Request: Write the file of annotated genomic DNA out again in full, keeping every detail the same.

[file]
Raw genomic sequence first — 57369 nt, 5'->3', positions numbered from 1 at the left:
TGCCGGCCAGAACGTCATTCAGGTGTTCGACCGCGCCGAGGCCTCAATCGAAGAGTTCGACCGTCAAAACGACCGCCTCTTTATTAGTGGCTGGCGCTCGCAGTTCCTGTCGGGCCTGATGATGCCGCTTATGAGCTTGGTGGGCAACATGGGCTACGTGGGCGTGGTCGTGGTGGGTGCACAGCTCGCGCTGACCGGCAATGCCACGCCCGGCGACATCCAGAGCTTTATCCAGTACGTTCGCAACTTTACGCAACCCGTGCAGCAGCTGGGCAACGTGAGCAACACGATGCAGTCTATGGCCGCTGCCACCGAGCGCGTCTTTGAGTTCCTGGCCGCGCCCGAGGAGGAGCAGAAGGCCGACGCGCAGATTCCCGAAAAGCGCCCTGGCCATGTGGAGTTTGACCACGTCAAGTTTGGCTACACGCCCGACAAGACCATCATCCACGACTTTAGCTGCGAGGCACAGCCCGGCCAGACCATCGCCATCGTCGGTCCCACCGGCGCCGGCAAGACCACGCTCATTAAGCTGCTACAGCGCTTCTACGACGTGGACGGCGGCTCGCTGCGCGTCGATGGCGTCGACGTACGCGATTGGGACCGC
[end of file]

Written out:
Raw genomic sequence first — 57369 nt, 5'->3', positions numbered from 1 at the left:
TGCCGGCCAGAACGTCATTCAGGTGTTCGACCGCGCCGAGGCCTCAATCGAAGAGTTCGACCGTCAAAACGACCGCCTCTTTATTAGTGGCTGGCGCTCGCAGTTCCTGTCGGGCCTGATGATGCCGCTTATGAGCTTGGTGGGCAACATGGGCTACGTGGGCGTGGTCGTGGTGGGTGCACAGCTCGCGCTGACCGGCAATGCCACGCCCGGCGACATCCAGAGCTTTATCCAGTACGTTCGCAACTTTACGCAACCCGTGCAGCAGCTGGGCAACGTGAGCAACACGATGCAGTCTATGGCCGCTGCCACCGAGCGCGTCTTTGAGTTCCTGGCCGCGCCCGAGGAGGAGCAGAAGGCCGACGCGCAGATTCCCGAAAAGCGCCCTGGCCATGTGGAGTTTGACCACGTCAAGTTTGGCTACACGCCCGACAAGACCATCATCCACGACTTTAGCTGCGAGGCACAGCCCGGCCAGACCATCGCCATCGTCGGTCCCACCGGCGCCGGCAAGACCACGCTCATTAAGCTGCTACAGCGCTTCTACGACGTGGACGGCGGCTCGCTGCGCGTCGATGGCGTCGACGTACGCGATTGGGACCGC